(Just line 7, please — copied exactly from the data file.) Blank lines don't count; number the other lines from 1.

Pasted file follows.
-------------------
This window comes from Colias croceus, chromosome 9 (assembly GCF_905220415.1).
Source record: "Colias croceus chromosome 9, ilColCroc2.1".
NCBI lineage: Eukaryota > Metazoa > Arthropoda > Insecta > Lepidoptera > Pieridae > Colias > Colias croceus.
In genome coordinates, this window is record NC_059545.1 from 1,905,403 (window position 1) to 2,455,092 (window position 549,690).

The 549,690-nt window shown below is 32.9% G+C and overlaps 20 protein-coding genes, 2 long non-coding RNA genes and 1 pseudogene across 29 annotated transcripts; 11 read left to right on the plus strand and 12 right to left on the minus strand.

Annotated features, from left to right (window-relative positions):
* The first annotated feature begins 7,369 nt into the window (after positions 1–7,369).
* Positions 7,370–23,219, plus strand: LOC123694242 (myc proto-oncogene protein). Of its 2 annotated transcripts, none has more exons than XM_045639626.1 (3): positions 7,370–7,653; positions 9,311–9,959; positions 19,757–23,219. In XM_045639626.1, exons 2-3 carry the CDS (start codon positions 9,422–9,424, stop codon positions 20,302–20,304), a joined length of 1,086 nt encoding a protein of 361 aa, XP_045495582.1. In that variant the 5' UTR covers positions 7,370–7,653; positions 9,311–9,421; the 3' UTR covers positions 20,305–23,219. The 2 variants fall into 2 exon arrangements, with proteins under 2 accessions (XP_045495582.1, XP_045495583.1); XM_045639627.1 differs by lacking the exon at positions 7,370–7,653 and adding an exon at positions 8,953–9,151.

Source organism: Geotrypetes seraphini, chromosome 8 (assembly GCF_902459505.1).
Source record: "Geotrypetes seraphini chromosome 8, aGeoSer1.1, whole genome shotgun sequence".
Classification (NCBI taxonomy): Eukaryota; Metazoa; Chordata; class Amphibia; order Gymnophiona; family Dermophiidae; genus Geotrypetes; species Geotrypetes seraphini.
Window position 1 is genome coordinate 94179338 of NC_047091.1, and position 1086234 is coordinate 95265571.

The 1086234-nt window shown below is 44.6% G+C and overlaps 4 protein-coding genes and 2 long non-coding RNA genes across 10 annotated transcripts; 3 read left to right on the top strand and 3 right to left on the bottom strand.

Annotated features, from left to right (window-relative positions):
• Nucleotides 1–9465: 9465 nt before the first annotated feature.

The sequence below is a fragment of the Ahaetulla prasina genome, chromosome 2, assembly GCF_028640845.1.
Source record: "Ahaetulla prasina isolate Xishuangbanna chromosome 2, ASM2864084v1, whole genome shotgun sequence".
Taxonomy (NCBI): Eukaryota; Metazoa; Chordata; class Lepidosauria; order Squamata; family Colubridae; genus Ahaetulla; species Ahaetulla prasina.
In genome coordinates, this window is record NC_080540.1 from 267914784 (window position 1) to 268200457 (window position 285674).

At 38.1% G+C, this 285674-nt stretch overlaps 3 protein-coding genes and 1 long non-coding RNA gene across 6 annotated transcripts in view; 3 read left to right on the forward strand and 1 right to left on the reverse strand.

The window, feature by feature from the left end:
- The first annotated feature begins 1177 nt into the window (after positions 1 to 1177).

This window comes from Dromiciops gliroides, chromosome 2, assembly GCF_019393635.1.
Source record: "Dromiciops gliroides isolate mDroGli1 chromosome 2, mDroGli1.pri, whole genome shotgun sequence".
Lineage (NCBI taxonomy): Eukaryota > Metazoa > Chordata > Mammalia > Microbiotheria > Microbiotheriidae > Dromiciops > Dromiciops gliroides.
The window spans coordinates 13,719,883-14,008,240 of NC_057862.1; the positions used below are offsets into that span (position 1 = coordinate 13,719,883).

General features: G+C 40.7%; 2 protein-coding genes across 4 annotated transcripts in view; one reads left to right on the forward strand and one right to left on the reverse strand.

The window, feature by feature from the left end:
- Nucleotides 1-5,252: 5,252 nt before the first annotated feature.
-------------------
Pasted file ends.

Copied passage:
* The first annotated feature begins 7,369 nt into the window (after positions 1–7,369).